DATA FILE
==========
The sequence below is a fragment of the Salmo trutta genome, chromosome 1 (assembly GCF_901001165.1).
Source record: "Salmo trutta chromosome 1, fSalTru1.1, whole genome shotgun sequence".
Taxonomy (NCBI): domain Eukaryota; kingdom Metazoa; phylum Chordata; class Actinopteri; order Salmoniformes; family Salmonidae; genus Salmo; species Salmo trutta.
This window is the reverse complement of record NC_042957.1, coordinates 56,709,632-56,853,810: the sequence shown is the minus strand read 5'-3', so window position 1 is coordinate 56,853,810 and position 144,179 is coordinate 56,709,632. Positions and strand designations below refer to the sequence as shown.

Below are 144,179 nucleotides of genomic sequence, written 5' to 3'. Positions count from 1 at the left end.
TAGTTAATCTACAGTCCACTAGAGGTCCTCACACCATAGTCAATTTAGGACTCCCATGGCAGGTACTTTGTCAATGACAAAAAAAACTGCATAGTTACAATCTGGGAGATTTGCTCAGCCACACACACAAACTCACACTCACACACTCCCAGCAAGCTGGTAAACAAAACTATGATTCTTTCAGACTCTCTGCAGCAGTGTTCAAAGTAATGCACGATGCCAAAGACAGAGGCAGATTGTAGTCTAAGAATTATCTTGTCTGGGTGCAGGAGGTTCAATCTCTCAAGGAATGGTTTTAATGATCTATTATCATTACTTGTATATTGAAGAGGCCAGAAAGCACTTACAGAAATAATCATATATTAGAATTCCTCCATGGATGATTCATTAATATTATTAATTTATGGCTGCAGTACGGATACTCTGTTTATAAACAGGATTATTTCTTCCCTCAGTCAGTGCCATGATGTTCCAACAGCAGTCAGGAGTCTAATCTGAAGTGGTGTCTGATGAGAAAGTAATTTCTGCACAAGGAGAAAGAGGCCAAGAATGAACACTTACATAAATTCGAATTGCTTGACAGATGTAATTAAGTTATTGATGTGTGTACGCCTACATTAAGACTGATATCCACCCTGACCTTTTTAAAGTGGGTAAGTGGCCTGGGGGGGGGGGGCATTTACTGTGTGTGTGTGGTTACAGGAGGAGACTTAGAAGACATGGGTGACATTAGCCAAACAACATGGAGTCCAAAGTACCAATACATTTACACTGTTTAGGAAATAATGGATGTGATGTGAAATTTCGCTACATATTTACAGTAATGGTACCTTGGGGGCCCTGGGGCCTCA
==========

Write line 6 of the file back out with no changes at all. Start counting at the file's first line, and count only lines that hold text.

TAGTTAATCTACAGTCCACTAGAGGTCCTCACACCATAGTCAATTTAGGACTCCCATGGCAGGTACTTTGTCAATGACAAAAAAAACTGCATAGTTACAATCTGGGAGATTTGCTCAGCCACACACACAAACTCACACTCACACACTCCCAGCAAGCTGGTAAACAAAACTATGATTCTTTCAGACTCTCTGCAGCAGTGTTCAAAGTAATGCACGATGCCAAAGACAGAGGCAGATTGTAGTCTAAGAATTATCTTGTCTGGGTGCAGGAGGTTCAATCTCTCAAGGAATGGTTTTAATGATCTATTATCATTACTTGTATATTGAAGAGGCCAGAAAGCACTTACAGAAATAATCATATATTAGAATTCCTCCATGGATGATTCATTAATATTATTAATTTATGGCTGCAGTACGGATACTCTGTTTATAAACAGGATTATTTCTTCCCTCAGTCAGTGCCATGATGTTCCAACAGCAGTCAGGAGTCTAATCTGAAGTGGTGTCTGATGAGAAAGTAATTTCTGCACAAGGAGAAAGAGGCCAAGAATGAACACTTACATAAATTCGAATTGCTTGACAGATGTAATTAAGTTATTGATGTGTGTACGCCTACATTAAGACTGATATCCACCCTGACCTTTTTAAAGTGGGTAAGTGGCCTGGGGGGGGGGGGCATTTACTGTGTGTGTGTGGTTACAGGAGGAGACTTAGAAGACATGGGTGACATTAGCCAAACAACATGGAGTCCAAAGTACCAATACATTTACACTGTTTAGGAAATAATGGATGTGATGTGAAATTTCGCTACATATTTACAGTAATGGTACCTTGGGGGCCCTGGGGCCTCA